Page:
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Re: Amateur Satellites (definition?)



Just a follow up to my earlier posting on our oil spill GPS tracking buoys:

I have had suggestions to try satellite tracking or use balloon elevated
antenna systems.  In researching the project we looked at satellite-based
data collection, but the costs for use of such services is prohibitive
(remember this is not ham radio, but commercial use).  The cheapest mobile
tracker units are in the $5000 range...believe it!  Since we have a
pre-existing communication infrastructure covering Cook Inlet it is more
cost effective to use this using traditional packet radio concepts.  These
are not buoys that spend months on the water like some oceanographic types.
 The are stored on board our response vessels for unplanned and immediate
emergency deployment summer or winter.  They may only in the water for a
few hours or days per year.  They must be durable for throwing over the
side of a workboat or possibly low altitude aircraft dropping.  The
phase-two units weight 60 lbs.  Most of the weight is the aluminum
enclosure (batteries and electronics is only 12 lbs.).  Realize that ships
often require ice breakers to clear a path through this ice!  The buoy is
only 18-inches in diameter by 8-inches tall with a whip antenna and short
GPS stalk.  The antenna is very much at sea-level!

The balloon concept would extend the VHF range of the packet Tx however it
would not likely be easy to deploy in emergency situations or in winter.
Cook Inlet is subject to ice flows and freezing in winter.  My guess the
balloon tethers would be severed rapidly.  Winds aloft can be horrendous up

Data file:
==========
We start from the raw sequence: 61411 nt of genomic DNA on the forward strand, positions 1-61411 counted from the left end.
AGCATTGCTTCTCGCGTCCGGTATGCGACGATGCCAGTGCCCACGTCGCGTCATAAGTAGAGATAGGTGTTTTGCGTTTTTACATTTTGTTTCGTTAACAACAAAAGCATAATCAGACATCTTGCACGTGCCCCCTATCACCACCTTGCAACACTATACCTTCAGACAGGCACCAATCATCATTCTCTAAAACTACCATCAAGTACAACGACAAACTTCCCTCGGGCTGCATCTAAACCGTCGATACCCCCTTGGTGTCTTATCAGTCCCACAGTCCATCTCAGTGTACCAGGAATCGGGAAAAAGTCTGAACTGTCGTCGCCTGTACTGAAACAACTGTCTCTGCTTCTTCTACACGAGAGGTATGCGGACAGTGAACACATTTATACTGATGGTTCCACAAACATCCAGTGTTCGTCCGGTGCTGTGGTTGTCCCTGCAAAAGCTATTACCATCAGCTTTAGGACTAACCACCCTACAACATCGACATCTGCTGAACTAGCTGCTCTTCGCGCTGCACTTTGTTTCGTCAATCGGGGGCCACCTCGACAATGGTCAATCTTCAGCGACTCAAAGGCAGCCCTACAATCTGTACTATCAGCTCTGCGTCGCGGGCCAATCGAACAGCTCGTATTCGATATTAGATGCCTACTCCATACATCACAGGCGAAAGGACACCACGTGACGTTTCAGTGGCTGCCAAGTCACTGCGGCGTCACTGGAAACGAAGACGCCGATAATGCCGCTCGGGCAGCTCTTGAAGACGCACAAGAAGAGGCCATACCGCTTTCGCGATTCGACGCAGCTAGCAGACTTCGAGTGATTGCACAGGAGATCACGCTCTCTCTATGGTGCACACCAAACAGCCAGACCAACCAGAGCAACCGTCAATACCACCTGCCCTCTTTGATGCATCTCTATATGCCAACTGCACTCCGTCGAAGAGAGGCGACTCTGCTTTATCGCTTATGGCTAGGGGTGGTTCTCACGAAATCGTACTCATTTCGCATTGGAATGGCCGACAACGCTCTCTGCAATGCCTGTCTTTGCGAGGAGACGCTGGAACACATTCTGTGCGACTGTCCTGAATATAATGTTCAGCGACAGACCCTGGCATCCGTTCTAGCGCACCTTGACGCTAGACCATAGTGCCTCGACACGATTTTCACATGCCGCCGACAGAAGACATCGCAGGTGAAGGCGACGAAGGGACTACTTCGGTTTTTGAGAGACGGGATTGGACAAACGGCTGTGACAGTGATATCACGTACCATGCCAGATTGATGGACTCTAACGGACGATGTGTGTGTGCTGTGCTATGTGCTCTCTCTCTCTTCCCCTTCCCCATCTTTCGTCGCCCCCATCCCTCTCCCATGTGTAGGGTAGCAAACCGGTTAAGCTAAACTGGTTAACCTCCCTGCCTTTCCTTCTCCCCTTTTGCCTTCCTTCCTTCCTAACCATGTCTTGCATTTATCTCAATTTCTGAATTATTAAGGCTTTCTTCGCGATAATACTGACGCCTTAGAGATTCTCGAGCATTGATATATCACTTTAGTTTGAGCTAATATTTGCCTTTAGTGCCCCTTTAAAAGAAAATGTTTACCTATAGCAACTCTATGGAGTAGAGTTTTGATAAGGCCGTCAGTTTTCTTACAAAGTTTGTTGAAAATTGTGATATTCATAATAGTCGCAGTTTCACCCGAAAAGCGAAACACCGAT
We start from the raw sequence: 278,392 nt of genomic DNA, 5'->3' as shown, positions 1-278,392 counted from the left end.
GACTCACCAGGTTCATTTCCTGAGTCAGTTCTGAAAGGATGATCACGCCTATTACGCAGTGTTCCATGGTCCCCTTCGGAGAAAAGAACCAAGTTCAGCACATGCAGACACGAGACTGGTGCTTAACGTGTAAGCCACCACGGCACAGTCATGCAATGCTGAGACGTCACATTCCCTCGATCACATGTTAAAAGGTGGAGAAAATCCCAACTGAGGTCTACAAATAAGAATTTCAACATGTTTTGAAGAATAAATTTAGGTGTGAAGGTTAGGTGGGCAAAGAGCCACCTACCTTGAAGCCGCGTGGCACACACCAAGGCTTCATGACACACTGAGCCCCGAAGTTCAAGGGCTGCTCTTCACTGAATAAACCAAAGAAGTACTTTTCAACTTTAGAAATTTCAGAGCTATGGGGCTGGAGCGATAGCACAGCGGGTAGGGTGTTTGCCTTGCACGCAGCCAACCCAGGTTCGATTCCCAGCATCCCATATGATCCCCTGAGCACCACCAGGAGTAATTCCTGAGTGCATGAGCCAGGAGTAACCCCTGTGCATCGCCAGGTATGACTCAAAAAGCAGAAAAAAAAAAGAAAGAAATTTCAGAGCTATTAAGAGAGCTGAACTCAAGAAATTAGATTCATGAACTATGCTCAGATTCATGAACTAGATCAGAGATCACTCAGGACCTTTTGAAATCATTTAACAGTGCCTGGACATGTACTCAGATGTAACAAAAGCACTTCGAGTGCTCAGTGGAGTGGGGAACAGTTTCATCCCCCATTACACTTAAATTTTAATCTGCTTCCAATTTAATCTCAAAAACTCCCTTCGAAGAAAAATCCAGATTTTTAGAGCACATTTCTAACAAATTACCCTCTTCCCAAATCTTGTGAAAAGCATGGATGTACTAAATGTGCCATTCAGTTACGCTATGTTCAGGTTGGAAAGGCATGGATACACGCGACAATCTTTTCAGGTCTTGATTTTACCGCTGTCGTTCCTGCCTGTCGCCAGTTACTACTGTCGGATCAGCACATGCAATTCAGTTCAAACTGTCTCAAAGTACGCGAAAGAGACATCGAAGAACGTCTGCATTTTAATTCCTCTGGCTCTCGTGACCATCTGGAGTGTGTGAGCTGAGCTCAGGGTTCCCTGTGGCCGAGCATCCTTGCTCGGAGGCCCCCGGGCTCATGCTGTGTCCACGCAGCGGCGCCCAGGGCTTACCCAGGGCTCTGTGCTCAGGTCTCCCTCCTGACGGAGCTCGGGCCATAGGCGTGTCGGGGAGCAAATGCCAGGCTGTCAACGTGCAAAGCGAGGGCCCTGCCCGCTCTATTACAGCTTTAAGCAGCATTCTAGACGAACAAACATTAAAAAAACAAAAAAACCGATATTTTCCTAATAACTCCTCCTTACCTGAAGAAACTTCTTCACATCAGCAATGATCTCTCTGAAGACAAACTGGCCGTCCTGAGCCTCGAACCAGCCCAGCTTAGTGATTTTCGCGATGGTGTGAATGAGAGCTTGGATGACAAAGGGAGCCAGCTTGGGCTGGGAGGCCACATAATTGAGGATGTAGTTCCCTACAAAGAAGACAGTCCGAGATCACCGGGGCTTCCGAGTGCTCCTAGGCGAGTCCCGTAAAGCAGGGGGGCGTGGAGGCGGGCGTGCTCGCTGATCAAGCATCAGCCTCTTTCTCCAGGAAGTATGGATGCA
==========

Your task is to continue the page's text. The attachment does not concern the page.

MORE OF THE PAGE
here!  Also balloons might present a flying hazard!  Arctic ice flows can
be up to 48-inches thick and raft over each other for tens of feet.  It
will be interesting to see if our phase-two design is survivable in these
conditions!

Thanks for your suggestions and input.  The suggestion to try out the buoy
using PC-Sat has appeal.  The VHF radios are not programmable below 150
MHz, however.  Still a 2m HT might be substituted for a test.  I'll give
that one some thought.  The units will not be complete until early summer I
would expect.  We are still awaiting delivery of some of the components.  A
single unit is to be built and tested before the remaining six are started.
 A sea-trial is planned for March on this second prototype.  Maybe I can
get our "in-house" webmaster to add a webpage showing the resulting unit.
The company only has a simple one-page website at present (no I don't know
the url, but try a search on CISPRI).

I thought that the bbs might find this commercial use of APRS interesting.
I've not heard of too many commercial applications yet.  Maybe ours will
help that along.  In any case it has been a fun engineering project for me!

Ed
Alaska Amsat Coord.
Amsat member #3212


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